Inverting the Pyramid by Jonathan Wilson (Shane's book 21, 2011)

I read this back in May and in the time it's taken me to write about it the football season has rolled around again. Wilson's book is a thorough guide to the history of tactics in football, from the days when the majority of players were attackers, through to the modern game, in which teams frequently play without a recognised striker. [amtap book:isbn=1409102041]

Though Wilson, as an English writer, spends a lot of time on the game at home, he also finds time for extensive examinations of how the game developed across Europe and South America.

"It could be said," Wilson writes, "that the whole history of tactics describes the struggle to achieve the best possible balance of defensive solidity with attacking fluidity."

While that is true, Wilson also demonstrates that tactical innovation depends to a large extent on what everyone else is doing. If one team can change its system, even slightly, to exploit a weakness in the fashionable system of the day, then it can gain a significant advantage. Of course, that advantage is often then diminished as others imitate, leading to further experimentation, and so on.

Wilson provides potted biographies of the key figures involved in the history of the game. This brings the characters to life and is always readable but does tempt Wilson into suggesting on occasion that a key tactical change came about because of some quality of a manager's character.

In some cases that might be true but the broad sweep of the book makes clear that most tactical development is the result of an evolution from what had gone before. It is less a stroke of genius from an individual and more a case of experimenting with moving just one more player a little further back or pushing a player a little further wide.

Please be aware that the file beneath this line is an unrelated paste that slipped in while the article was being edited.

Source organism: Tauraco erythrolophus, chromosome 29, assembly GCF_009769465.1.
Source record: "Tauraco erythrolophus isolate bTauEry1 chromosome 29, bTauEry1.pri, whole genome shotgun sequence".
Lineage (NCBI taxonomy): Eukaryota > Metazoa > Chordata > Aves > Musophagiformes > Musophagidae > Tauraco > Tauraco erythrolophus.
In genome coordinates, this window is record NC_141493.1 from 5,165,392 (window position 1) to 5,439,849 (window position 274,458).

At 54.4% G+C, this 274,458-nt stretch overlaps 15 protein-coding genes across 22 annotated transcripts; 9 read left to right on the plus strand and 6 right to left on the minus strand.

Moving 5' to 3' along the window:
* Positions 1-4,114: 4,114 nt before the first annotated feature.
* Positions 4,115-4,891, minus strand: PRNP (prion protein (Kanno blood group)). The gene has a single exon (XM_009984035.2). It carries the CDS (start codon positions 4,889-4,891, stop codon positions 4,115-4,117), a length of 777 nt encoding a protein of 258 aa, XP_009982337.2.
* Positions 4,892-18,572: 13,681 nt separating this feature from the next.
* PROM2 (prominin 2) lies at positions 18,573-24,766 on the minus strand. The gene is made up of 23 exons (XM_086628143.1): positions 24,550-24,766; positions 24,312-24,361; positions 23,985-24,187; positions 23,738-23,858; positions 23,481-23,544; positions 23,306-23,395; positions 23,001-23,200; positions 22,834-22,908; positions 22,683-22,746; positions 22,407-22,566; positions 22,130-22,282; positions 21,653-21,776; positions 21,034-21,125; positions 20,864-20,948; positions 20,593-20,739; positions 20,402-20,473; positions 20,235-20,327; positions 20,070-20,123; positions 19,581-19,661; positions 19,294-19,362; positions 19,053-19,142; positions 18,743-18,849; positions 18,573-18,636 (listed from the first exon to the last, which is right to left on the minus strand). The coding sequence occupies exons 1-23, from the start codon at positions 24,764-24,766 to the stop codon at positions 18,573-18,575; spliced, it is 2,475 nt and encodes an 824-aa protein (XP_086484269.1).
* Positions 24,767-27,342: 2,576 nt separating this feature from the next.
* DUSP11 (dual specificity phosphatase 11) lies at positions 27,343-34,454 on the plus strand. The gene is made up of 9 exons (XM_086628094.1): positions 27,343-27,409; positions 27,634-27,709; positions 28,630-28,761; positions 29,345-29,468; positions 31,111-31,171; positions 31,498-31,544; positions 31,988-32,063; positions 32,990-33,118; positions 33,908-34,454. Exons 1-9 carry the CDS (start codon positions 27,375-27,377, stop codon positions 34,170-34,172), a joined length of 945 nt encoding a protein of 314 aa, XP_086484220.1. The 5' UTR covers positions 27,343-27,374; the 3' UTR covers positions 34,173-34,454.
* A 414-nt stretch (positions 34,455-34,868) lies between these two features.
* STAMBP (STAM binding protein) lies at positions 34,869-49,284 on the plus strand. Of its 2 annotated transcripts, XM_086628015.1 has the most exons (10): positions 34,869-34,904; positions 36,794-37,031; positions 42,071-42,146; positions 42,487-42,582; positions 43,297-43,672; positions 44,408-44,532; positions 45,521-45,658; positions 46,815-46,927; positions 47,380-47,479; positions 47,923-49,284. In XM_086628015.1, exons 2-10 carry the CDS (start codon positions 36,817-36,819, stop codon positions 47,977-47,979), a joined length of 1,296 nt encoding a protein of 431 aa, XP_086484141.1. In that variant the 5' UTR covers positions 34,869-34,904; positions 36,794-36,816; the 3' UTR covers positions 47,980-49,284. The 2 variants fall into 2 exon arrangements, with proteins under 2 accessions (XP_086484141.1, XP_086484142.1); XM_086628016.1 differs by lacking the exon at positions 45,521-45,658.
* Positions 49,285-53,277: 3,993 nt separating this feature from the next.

In other words, while it might be possible to find a link between a brilliant tactical advance and the character of the manager who pioneered it, the evidence suggests that with so many managers, coaches and players all examining the same problem, that advance would have been made by someone sooner or later.

Still, the stories are frequently entertaining. I particularly enjoyed this one: "Garrincha had fallen out of favour for showboating in a warm-up friendly against Fiorentina (having rounded the goalkeeper he decided not to roll the ball into an empty net, but to wait for him to recover, upon which he beat him again before walking the ball over the line)."

Wilson is very clear on the flaw in the English game: the over-estimation of strength and fitness and the under-estimation of skill. He goes right back to the formulation of the laws of the game in 1863 and F. W. Campbell of Blackheath: "Sport, he appears to have felt, was about pain, brutality and manliness; without that, if it actually came down to skill, any old foreigner might be able to win."

Which pretty much explains the World Cup. England's one win, in 1966, cemented a certain idea of the game in the English psyche, Wilson argues. The result has been clear for all to see.

As I write whenever I review a sport book, clearly you have to enjoy football to get anything out of this book. If you do enjoy it, however, it will give you an excellent grounding in the evolution of the game across the world and provide an understanding of just why today's game is played as it is.